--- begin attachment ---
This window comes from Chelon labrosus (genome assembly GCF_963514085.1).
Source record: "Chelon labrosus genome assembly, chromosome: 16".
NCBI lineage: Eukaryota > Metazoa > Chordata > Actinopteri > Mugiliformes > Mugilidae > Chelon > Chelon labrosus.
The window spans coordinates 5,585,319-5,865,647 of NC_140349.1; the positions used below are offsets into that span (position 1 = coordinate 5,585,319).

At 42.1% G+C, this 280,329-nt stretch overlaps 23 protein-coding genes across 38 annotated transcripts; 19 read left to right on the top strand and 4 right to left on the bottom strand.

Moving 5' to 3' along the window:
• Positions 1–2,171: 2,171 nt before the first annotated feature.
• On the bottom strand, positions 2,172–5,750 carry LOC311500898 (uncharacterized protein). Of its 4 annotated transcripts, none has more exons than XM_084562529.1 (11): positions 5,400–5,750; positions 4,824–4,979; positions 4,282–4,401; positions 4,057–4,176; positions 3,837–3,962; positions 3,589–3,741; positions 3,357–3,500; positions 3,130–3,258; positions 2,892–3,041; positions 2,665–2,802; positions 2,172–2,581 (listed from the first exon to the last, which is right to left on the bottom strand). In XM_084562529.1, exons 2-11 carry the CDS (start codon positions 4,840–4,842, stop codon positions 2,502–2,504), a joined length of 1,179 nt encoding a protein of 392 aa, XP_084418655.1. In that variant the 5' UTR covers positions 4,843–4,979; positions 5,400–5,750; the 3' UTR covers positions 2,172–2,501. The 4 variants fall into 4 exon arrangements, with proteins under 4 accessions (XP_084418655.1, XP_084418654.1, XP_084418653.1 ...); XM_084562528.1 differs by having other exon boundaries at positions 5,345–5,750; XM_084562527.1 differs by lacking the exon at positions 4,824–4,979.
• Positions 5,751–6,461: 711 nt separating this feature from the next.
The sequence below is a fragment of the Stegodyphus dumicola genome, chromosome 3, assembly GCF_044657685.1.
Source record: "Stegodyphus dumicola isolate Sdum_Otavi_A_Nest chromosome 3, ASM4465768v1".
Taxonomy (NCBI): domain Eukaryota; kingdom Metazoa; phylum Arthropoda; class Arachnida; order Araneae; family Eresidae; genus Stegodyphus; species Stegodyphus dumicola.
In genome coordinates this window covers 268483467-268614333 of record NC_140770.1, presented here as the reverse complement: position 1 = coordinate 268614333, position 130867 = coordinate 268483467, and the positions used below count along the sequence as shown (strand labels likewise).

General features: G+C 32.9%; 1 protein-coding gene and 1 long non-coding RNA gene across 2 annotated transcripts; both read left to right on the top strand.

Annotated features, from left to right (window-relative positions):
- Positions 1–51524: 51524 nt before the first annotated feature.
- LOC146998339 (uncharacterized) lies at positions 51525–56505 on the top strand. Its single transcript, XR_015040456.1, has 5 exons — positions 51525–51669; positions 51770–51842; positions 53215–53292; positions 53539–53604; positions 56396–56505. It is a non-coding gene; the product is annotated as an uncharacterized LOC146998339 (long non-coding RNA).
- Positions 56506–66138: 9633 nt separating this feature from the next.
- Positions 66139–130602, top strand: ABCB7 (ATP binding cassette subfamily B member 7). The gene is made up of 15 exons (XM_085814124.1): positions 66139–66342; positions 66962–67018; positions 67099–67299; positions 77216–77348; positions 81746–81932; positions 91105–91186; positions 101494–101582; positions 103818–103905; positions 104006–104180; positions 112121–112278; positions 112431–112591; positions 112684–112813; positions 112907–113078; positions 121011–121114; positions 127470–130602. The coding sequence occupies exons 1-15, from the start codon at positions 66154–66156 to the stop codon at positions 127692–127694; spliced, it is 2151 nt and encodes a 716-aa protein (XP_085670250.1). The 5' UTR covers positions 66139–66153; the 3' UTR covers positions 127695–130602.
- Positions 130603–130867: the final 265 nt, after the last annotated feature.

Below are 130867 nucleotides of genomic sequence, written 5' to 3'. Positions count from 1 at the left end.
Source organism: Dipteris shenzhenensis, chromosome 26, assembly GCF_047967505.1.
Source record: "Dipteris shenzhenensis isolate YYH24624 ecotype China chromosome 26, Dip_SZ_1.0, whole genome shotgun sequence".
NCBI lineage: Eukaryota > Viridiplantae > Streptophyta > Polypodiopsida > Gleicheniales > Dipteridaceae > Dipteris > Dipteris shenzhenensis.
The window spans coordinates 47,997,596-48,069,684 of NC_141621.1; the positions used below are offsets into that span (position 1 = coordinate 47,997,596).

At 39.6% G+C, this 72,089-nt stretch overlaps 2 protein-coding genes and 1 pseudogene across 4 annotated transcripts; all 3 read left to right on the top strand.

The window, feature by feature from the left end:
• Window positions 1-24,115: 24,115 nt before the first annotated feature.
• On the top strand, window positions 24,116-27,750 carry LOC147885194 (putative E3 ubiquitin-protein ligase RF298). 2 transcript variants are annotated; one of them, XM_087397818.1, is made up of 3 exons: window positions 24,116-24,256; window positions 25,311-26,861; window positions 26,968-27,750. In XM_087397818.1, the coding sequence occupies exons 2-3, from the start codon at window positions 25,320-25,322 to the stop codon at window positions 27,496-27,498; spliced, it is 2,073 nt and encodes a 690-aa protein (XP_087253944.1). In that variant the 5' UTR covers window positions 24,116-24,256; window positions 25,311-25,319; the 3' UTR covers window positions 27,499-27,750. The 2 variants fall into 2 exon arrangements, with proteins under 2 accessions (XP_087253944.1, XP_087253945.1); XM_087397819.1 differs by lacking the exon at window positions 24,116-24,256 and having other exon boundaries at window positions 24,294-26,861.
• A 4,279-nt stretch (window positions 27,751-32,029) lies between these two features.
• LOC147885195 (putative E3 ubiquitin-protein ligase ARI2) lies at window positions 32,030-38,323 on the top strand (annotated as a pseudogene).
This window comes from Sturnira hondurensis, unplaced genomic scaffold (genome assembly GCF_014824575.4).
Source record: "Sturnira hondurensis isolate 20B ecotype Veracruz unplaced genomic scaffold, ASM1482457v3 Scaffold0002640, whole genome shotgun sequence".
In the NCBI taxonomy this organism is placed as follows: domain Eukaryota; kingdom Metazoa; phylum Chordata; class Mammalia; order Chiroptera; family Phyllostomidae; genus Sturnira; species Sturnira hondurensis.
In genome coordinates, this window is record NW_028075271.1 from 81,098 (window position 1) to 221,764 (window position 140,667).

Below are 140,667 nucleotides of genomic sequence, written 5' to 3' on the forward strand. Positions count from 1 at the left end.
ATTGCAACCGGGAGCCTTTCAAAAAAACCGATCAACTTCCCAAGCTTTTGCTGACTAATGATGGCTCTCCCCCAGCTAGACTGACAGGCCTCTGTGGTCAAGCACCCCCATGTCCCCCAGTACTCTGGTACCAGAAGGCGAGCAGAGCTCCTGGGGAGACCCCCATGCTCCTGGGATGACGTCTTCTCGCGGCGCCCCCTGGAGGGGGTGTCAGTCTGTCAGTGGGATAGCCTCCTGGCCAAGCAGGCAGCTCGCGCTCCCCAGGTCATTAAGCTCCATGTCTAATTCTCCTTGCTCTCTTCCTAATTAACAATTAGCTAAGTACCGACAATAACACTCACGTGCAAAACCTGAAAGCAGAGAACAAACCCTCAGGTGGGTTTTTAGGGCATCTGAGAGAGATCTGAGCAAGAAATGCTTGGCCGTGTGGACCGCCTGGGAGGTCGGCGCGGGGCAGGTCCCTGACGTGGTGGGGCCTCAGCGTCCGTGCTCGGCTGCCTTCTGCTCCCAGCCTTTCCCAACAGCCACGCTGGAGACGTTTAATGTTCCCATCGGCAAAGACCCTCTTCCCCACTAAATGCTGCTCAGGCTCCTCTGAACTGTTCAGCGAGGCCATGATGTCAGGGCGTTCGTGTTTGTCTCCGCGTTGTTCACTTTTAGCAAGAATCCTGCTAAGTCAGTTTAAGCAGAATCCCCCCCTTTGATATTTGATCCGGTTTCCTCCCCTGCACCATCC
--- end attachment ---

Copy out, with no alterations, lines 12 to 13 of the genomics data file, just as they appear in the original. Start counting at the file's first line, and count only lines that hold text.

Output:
Taxonomy (NCBI): domain Eukaryota; kingdom Metazoa; phylum Arthropoda; class Arachnida; order Araneae; family Eresidae; genus Stegodyphus; species Stegodyphus dumicola.
In genome coordinates this window covers 268483467-268614333 of record NC_140770.1, presented here as the reverse complement: position 1 = coordinate 268614333, position 130867 = coordinate 268483467, and the positions used below count along the sequence as shown (strand labels likewise).